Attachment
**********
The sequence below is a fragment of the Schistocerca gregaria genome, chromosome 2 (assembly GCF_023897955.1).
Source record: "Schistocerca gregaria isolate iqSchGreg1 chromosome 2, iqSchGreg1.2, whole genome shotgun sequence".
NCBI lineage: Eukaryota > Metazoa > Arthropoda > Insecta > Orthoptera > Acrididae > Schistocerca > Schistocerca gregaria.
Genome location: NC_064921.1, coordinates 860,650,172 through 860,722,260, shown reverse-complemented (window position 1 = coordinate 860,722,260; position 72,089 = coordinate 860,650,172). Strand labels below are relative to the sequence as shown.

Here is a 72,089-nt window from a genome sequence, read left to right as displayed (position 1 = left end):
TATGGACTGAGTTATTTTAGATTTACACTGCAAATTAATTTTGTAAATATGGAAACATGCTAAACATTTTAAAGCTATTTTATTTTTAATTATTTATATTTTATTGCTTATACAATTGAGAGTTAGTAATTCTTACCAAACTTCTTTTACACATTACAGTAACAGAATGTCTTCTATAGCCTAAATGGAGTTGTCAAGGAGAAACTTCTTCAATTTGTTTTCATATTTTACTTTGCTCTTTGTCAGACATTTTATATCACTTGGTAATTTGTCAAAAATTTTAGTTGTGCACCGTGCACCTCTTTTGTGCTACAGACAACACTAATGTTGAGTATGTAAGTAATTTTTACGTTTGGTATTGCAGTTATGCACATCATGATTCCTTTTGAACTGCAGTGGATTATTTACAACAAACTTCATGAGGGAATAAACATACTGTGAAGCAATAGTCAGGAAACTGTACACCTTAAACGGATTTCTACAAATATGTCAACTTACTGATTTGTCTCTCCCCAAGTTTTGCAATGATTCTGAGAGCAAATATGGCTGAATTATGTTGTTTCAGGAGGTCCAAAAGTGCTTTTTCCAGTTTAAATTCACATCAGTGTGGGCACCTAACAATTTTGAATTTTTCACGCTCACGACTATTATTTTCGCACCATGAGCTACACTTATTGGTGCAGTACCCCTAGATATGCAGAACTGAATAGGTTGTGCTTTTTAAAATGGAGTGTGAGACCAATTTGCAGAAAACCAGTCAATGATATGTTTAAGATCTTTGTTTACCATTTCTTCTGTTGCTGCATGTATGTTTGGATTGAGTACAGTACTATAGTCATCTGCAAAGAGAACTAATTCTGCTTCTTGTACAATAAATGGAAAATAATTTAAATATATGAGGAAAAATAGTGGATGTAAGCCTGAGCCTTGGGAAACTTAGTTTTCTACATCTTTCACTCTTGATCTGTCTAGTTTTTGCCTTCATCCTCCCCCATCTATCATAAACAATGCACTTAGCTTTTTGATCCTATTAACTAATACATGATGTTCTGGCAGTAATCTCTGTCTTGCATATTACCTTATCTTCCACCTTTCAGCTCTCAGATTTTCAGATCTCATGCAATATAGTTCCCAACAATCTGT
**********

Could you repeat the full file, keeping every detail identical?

The sequence below is a fragment of the Schistocerca gregaria genome, chromosome 2 (assembly GCF_023897955.1).
Source record: "Schistocerca gregaria isolate iqSchGreg1 chromosome 2, iqSchGreg1.2, whole genome shotgun sequence".
NCBI lineage: Eukaryota > Metazoa > Arthropoda > Insecta > Orthoptera > Acrididae > Schistocerca > Schistocerca gregaria.
Genome location: NC_064921.1, coordinates 860,650,172 through 860,722,260, shown reverse-complemented (window position 1 = coordinate 860,722,260; position 72,089 = coordinate 860,650,172). Strand labels below are relative to the sequence as shown.

Here is a 72,089-nt window from a genome sequence, read left to right as displayed (position 1 = left end):
TATGGACTGAGTTATTTTAGATTTACACTGCAAATTAATTTTGTAAATATGGAAACATGCTAAACATTTTAAAGCTATTTTATTTTTAATTATTTATATTTTATTGCTTATACAATTGAGAGTTAGTAATTCTTACCAAACTTCTTTTACACATTACAGTAACAGAATGTCTTCTATAGCCTAAATGGAGTTGTCAAGGAGAAACTTCTTCAATTTGTTTTCATATTTTACTTTGCTCTTTGTCAGACATTTTATATCACTTGGTAATTTGTCAAAAATTTTAGTTGTGCACCGTGCACCTCTTTTGTGCTACAGACAACACTAATGTTGAGTATGTAAGTAATTTTTACGTTTGGTATTGCAGTTATGCACATCATGATTCCTTTTGAACTGCAGTGGATTATTTACAACAAACTTCATGAGGGAATAAACATACTGTGAAGCAATAGTCAGGAAACTGTACACCTTAAACGGATTTCTACAAATATGTCAACTTACTGATTTGTCTCTCCCCAAGTTTTGCAATGATTCTGAGAGCAAATATGGCTGAATTATGTTGTTTCAGGAGGTCCAAAAGTGCTTTTTCCAGTTTAAATTCACATCAGTGTGGGCACCTAACAATTTTGAATTTTTCACGCTCACGACTATTATTTTCGCACCATGAGCTACACTTATTGGTGCAGTACCCCTAGATATGCAGAACTGAATAGGTTGTGCTTTTTAAAATGGAGTGTGAGACCAATTTGCAGAAAACCAGTCAATGATATGTTTAAGATCTTTGTTTACCATTTCTTCTGTTGCTGCATGTATGTTTGGATTGAGTACAGTACTATAGTCATCTGCAAAGAGAACTAATTCTGCTTCTTGTACAATAAATGGAAAATAATTTAAATATATGAGGAAAAATAGTGGATGTAAGCCTGAGCCTTGGGAAACTTAGTTTTCTACATCTTTCACTCTTGATCTGTCTAGTTTTTGCCTTCATCCTCCCCCATCTATCATAAACAATGCACTTAGCTTTTTGATCCTATTAACTAATACATGATGTTCTGGCAGTAATCTCTGTCTTGCATATTACCTTATCTTCCACCTTTCAGCTCTCAGATTTTCAGATCTCATGCAATATAGTTCCCAACAATCTGT